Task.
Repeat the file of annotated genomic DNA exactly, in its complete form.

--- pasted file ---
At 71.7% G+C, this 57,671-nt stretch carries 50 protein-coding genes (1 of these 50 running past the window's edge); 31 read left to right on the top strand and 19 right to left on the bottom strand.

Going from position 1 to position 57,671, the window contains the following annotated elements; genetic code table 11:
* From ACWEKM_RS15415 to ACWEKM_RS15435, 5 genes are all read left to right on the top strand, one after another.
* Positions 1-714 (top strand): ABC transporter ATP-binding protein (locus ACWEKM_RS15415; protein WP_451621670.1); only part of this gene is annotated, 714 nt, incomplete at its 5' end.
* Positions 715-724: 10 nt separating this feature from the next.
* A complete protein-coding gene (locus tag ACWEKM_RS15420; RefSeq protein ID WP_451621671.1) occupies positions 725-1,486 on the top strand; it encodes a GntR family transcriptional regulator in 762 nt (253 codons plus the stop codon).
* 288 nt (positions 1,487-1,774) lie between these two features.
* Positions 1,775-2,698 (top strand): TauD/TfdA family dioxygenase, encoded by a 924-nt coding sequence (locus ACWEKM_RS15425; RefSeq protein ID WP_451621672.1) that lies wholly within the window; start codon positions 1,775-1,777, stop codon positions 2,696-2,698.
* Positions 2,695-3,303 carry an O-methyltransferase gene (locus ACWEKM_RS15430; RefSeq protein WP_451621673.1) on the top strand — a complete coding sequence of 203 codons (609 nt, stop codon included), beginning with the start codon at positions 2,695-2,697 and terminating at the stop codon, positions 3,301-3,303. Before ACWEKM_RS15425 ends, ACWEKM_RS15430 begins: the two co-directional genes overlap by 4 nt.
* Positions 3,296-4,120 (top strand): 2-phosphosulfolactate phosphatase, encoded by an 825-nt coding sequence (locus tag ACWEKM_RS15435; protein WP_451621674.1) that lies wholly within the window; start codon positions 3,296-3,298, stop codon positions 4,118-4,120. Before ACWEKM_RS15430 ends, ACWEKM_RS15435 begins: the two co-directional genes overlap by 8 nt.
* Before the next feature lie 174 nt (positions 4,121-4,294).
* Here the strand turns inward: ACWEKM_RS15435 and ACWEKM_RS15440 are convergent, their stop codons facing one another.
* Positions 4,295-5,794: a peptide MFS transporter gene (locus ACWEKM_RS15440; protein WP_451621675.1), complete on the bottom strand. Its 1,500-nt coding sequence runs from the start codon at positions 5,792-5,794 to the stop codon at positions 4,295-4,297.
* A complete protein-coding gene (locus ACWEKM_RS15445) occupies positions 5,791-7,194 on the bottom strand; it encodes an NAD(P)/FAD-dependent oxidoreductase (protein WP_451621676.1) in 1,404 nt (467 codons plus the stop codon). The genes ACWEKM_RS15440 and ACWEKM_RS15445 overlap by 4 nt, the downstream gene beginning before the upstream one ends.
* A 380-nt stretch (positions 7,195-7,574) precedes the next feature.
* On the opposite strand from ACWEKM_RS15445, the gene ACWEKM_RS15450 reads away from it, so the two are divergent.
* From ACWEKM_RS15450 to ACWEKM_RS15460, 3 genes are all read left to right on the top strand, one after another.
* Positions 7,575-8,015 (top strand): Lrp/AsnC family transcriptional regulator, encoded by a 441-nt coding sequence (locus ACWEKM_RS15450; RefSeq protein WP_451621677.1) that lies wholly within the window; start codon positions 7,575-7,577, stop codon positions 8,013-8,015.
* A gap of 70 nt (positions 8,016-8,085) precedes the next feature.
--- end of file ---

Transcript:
At 71.7% G+C, this 57,671-nt stretch carries 50 protein-coding genes (1 of these 50 running past the window's edge); 31 read left to right on the top strand and 19 right to left on the bottom strand.

Going from position 1 to position 57,671, the window contains the following annotated elements; genetic code table 11:
* From ACWEKM_RS15415 to ACWEKM_RS15435, 5 genes are all read left to right on the top strand, one after another.
* Positions 1-714 (top strand): ABC transporter ATP-binding protein (locus ACWEKM_RS15415; protein WP_451621670.1); only part of this gene is annotated, 714 nt, incomplete at its 5' end.
* Positions 715-724: 10 nt separating this feature from the next.
* A complete protein-coding gene (locus tag ACWEKM_RS15420; RefSeq protein ID WP_451621671.1) occupies positions 725-1,486 on the top strand; it encodes a GntR family transcriptional regulator in 762 nt (253 codons plus the stop codon).
* 288 nt (positions 1,487-1,774) lie between these two features.
* Positions 1,775-2,698 (top strand): TauD/TfdA family dioxygenase, encoded by a 924-nt coding sequence (locus ACWEKM_RS15425; RefSeq protein ID WP_451621672.1) that lies wholly within the window; start codon positions 1,775-1,777, stop codon positions 2,696-2,698.
* Positions 2,695-3,303 carry an O-methyltransferase gene (locus ACWEKM_RS15430; RefSeq protein WP_451621673.1) on the top strand — a complete coding sequence of 203 codons (609 nt, stop codon included), beginning with the start codon at positions 2,695-2,697 and terminating at the stop codon, positions 3,301-3,303. Before ACWEKM_RS15425 ends, ACWEKM_RS15430 begins: the two co-directional genes overlap by 4 nt.
* Positions 3,296-4,120 (top strand): 2-phosphosulfolactate phosphatase, encoded by an 825-nt coding sequence (locus tag ACWEKM_RS15435; protein WP_451621674.1) that lies wholly within the window; start codon positions 3,296-3,298, stop codon positions 4,118-4,120. Before ACWEKM_RS15430 ends, ACWEKM_RS15435 begins: the two co-directional genes overlap by 8 nt.
* Before the next feature lie 174 nt (positions 4,121-4,294).
* Here the strand turns inward: ACWEKM_RS15435 and ACWEKM_RS15440 are convergent, their stop codons facing one another.
* Positions 4,295-5,794: a peptide MFS transporter gene (locus ACWEKM_RS15440; protein WP_451621675.1), complete on the bottom strand. Its 1,500-nt coding sequence runs from the start codon at positions 5,792-5,794 to the stop codon at positions 4,295-4,297.
* A complete protein-coding gene (locus ACWEKM_RS15445) occupies positions 5,791-7,194 on the bottom strand; it encodes an NAD(P)/FAD-dependent oxidoreductase (protein WP_451621676.1) in 1,404 nt (467 codons plus the stop codon). The genes ACWEKM_RS15440 and ACWEKM_RS15445 overlap by 4 nt, the downstream gene beginning before the upstream one ends.
* A 380-nt stretch (positions 7,195-7,574) precedes the next feature.
* On the opposite strand from ACWEKM_RS15445, the gene ACWEKM_RS15450 reads away from it, so the two are divergent.
* From ACWEKM_RS15450 to ACWEKM_RS15460, 3 genes are all read left to right on the top strand, one after another.
* Positions 7,575-8,015 (top strand): Lrp/AsnC family transcriptional regulator, encoded by a 441-nt coding sequence (locus ACWEKM_RS15450; RefSeq protein WP_451621677.1) that lies wholly within the window; start codon positions 7,575-7,577, stop codon positions 8,013-8,015.
* A gap of 70 nt (positions 8,016-8,085) precedes the next feature.